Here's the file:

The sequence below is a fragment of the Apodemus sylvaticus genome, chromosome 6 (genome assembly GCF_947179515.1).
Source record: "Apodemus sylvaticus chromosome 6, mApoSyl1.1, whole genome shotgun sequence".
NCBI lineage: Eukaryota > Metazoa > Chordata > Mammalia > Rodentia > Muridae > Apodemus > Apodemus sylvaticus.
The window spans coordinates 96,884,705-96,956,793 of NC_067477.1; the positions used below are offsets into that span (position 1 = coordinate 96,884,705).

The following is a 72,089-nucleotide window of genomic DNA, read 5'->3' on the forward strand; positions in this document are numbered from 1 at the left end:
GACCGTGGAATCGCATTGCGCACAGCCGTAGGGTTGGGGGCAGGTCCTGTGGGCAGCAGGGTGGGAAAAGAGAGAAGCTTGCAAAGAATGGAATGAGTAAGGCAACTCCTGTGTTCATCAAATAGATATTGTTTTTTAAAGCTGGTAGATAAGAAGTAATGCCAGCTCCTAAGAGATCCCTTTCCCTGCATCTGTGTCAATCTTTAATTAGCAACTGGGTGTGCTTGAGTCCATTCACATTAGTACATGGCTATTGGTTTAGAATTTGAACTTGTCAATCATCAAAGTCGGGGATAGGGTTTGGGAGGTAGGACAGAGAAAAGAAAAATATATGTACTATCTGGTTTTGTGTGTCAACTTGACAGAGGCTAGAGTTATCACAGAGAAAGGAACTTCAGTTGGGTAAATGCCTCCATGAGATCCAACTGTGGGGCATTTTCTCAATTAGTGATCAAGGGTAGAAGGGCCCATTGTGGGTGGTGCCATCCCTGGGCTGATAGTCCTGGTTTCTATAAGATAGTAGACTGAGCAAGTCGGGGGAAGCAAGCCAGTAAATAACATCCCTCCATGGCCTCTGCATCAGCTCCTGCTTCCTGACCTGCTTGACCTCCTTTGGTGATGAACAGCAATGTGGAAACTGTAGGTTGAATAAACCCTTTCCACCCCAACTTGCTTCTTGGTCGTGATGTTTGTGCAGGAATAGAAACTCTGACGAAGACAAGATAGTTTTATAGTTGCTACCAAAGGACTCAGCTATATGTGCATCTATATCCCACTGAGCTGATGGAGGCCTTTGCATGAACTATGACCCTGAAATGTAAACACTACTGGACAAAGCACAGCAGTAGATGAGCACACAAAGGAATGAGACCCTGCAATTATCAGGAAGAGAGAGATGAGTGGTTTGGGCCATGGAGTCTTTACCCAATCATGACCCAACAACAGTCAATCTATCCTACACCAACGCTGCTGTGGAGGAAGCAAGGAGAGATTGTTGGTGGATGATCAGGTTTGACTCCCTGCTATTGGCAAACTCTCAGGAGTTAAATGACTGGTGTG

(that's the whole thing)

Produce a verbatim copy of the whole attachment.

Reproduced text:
The sequence below is a fragment of the Apodemus sylvaticus genome, chromosome 6 (genome assembly GCF_947179515.1).
Source record: "Apodemus sylvaticus chromosome 6, mApoSyl1.1, whole genome shotgun sequence".
NCBI lineage: Eukaryota > Metazoa > Chordata > Mammalia > Rodentia > Muridae > Apodemus > Apodemus sylvaticus.
The window spans coordinates 96,884,705-96,956,793 of NC_067477.1; the positions used below are offsets into that span (position 1 = coordinate 96,884,705).

The following is a 72,089-nucleotide window of genomic DNA, read 5'->3' on the forward strand; positions in this document are numbered from 1 at the left end:
GACCGTGGAATCGCATTGCGCACAGCCGTAGGGTTGGGGGCAGGTCCTGTGGGCAGCAGGGTGGGAAAAGAGAGAAGCTTGCAAAGAATGGAATGAGTAAGGCAACTCCTGTGTTCATCAAATAGATATTGTTTTTTAAAGCTGGTAGATAAGAAGTAATGCCAGCTCCTAAGAGATCCCTTTCCCTGCATCTGTGTCAATCTTTAATTAGCAACTGGGTGTGCTTGAGTCCATTCACATTAGTACATGGCTATTGGTTTAGAATTTGAACTTGTCAATCATCAAAGTCGGGGATAGGGTTTGGGAGGTAGGACAGAGAAAAGAAAAATATATGTACTATCTGGTTTTGTGTGTCAACTTGACAGAGGCTAGAGTTATCACAGAGAAAGGAACTTCAGTTGGGTAAATGCCTCCATGAGATCCAACTGTGGGGCATTTTCTCAATTAGTGATCAAGGGTAGAAGGGCCCATTGTGGGTGGTGCCATCCCTGGGCTGATAGTCCTGGTTTCTATAAGATAGTAGACTGAGCAAGTCGGGGGAAGCAAGCCAGTAAATAACATCCCTCCATGGCCTCTGCATCAGCTCCTGCTTCCTGACCTGCTTGACCTCCTTTGGTGATGAACAGCAATGTGGAAACTGTAGGTTGAATAAACCCTTTCCACCCCAACTTGCTTCTTGGTCGTGATGTTTGTGCAGGAATAGAAACTCTGACGAAGACAAGATAGTTTTATAGTTGCTACCAAAGGACTCAGCTATATGTGCATCTATATCCCACTGAGCTGATGGAGGCCTTTGCATGAACTATGACCCTGAAATGTAAACACTACTGGACAAAGCACAGCAGTAGATGAGCACACAAAGGAATGAGACCCTGCAATTATCAGGAAGAGAGAGATGAGTGGTTTGGGCCATGGAGTCTTTACCCAATCATGACCCAACAACAGTCAATCTATCCTACACCAACGCTGCTGTGGAGGAAGCAAGGAGAGATTGTTGGTGGATGATCAGGTTTGACTCCCTGCTATTGGCAAACTCTCAGGAGTTAAATGACTGGTGTG